HOME FIX: What to do about contractor mistakes that need repairing

By C. Dwight Barnett | McClatchy-Tribune Published:

Q: I had a recent inspection of my home and the

buyer wants me to make the repairs.

The first is a vent pipe for a gas furnace. The inspector insists the pipe is too close to a window and that it has to be moved.

If this is true, I would like to know why a professional contractor would do such a thing.

There is also a Corrugated Stainless Steel Tubing gas pipe to the same furnace that, according to the inspector, "is bent beyond standards and needs to be replaced." I will make the repairs, but what can I do to get the contractor to reimburse me for the costs?

A: Why a contractor makes mistakes like these is beyond my understanding, but I often think the work is being done by an inexperienced employee who is either unaware of the dangers he has exposed your family to or they are simply doing things the fastest and easiest way.

However, the contractor is ultimately responsible for the actions of his or her employees.

Call and write the contractor and, if you do not get satisfaction, hire an attorney and put the contractor's license in jeopardy.

The PVC vent pipe is from a high efficiency gas furnace and, according to the International Residential Code, the vent must terminate no closer than four feet to the window.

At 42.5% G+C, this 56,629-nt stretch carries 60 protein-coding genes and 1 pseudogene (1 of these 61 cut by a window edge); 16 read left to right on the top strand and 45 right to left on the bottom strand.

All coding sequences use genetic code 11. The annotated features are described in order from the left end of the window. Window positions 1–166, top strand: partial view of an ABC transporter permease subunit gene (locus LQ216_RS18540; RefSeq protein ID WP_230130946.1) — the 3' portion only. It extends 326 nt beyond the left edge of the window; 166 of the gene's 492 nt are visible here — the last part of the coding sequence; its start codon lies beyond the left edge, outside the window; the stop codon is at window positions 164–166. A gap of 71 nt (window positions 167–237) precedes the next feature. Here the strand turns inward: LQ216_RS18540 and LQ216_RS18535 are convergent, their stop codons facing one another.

There is the possibility of flue gases entering the living area of the home through air leaks at the window.

It is true that bending the corrugated steel pipe can put a strain on the outside portion of the bend and the pipe could crack or the fittings could fail.

Major manufacturers of CSST have requirements for the minimum amount of bending allowed for their products.

The charts I have seen recommend the pipe should not be bent more than 90 degrees. Excess bending could damage the tubing and multiple tight bends can restrict the flow of gas leading to increased gas pressure to the fittings.

An improperly installed CSST can lead to gas leaks at the fitting to the appliance.

Make sure you know where the gas shut-off valve is located for each appliance that uses CSST pipe.

C. Dwight Barnett is a certified master inspector with the American Society of Home Inspectors. Write to him with home improvement questions at C. Dwight Barnett, Evansville Courier & Press, P.O. Box 268, Evansville, IN 47702 or at d.Barnett@insightbb.com.

MCT Information Services

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